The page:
How to choose images for your website

In the digital age we live in today we experience information overload. Everyone is trying to get our attention in a very noisy and saturated marketplace. When it comes to the creation of your website, you literally have just 3 seconds to engage your user and gain their interest in your product or service.   So when it comes to sourcing images for your website you need to choose imagery that ‘turns on’ your target audiences’ green brain – the part of your brain that says “Yes”, “Absolutely” or “Sign me up!”

So let’s take a closer look at the ‘green brain concept’ and how you can utilise it as part of your marketing strategy to appeal to your ideal client at first glance.

We are all familiar with the terms ‘left’ and ‘right’ brain which refers to our analytical (left) and our creative (right) brain. Decisions made in the right side of our brains are based on emotions whilst decisions in the left side are grounded more in logic and analysis. All decisions are initially based on emotions but at some point the left side or red brain is triggered and the process becomes more about analysis, logic and reason.

As a business you should be thinking about how you can appeal and speak directly to your target audience.  You therefore need to think like the consumer and have a clear understanding of what it is that appeals to them and their immediate needs. Furthermore; focus on outcomes and results, not features, methods and prices because that will flip your audience into red brain thinking. Engaging with your target audience’s green brain from the outset creates an immediate opportunity for them to align themselves with your product or service as a solution to their problems. Capturing this in an image means your job is half done!

Follow these pointers to make your website images immediately engage your target audience and leave them wanting more:

  • First things first – know your target markets’ problem – if you understand what your demographics’ main problems are and you present them with the solution, you will gain their attention immediately and they will be eager to learn more about how your service or product can help them.
  • Make sure the visual elements in your images reflect your target audience – to do this you have to know your target market really well. For instance, if your target market is made up solely of senior citizens then these people should be featured in your images. You should also know what is it that your target market is trying to achieve by using your service or product.  For instance, in a physiotherapy practice that treats a large number of patients suffering from tennis elbow, show images that illustrate the desired outcome of this condition –  e.g. fit and injury-free people enjoying a game of tennis.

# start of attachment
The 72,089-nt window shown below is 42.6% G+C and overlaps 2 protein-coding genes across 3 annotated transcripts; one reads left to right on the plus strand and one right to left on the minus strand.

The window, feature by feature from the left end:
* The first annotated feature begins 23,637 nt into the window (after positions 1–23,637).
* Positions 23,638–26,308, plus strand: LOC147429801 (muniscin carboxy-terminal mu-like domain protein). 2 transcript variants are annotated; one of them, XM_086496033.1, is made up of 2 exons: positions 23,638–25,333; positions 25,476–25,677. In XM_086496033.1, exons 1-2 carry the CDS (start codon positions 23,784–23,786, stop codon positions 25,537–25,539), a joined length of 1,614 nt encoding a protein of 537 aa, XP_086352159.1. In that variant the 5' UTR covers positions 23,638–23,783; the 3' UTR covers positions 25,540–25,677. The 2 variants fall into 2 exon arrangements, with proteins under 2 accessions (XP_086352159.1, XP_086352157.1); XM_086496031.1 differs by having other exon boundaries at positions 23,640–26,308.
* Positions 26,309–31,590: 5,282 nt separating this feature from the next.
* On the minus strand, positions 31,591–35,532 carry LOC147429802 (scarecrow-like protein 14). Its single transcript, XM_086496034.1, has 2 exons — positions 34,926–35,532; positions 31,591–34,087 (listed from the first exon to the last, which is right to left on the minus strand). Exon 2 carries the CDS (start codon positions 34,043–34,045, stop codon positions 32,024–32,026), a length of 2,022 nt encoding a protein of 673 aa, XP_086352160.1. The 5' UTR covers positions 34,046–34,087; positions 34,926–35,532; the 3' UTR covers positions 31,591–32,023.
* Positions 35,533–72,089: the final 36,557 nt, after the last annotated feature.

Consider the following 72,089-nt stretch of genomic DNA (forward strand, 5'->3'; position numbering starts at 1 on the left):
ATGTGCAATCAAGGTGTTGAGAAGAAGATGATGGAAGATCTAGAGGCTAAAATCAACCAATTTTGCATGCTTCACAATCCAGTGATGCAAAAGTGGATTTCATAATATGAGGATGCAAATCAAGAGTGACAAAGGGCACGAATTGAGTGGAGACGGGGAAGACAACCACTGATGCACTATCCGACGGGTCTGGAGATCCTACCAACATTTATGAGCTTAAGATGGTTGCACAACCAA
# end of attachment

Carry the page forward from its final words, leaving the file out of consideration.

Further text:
• Use images and language on your website that are beautiful, eye-catching and relevant to your target audience. Make them speak to your demographic directly helping them understand that your business has the solution to their problem.
  • Use positive, outcome based images – its always better to show the results someone will achieve by using your service rather than what has led them to search for your service or product in the first place. When you focus attention on negative aspects, you could potentially turn on a user’s red brain which forces them to think rationally rather than emotionally. Considering features and prices therefore comes into the equation.  You might want to avoid this, particularly if you are not the most price competitive in your industry!
  • Use high resolution quality images that are relevant and emotive. High resolution images can negatively impact a website’s loading speed, but there are many file compression programs on the market like JpegMini that address this problem.
  • Stock images versus your own – you want the images you use on your website to look professional and of the highest quality possible. Taking your own photos and using these images is cheap, personable and relevant to your business. However, they may not look professional and well frames as stock images. Stock photos look amazing as they are generally taken by professional photographers, are high in quality and relatively cheap. The downside is that popular stock images may potentially be used on other sites similar to yours and they may therefore not have that personal touch you are looking for. Having said that, carefully selected stock images can really make the difference between a fair site and a beautiful one. There are numerous stock libraries worth looking at such as Shutterstock, BigStock, IstockPhoto and Pixabay.
  • Design tools – image design tools are available to you if you want to add text or other graphical elements to your images without the need to engage a graphical designer. One of the best programs to look at is Canva which will allow you to design like a pro! Another excellent program is PicMonkey which allows you to edit images as well as produce your own designs.

Hopefully you are able to take away some tips from this blog that will help you populate your website with images that are both visually appealing as well as engaging for your target audience.


  1. Shelley Ottens. 2015. Shelley Ottens. [ONLINE] Available at: [Accessed 28 March 16].
  2. Website Magazine – Jeff Davis. 2014. 10 Tips to Choose the Right Images for your Website . [ONLINE] Available at: [Accessed 28 March 16].


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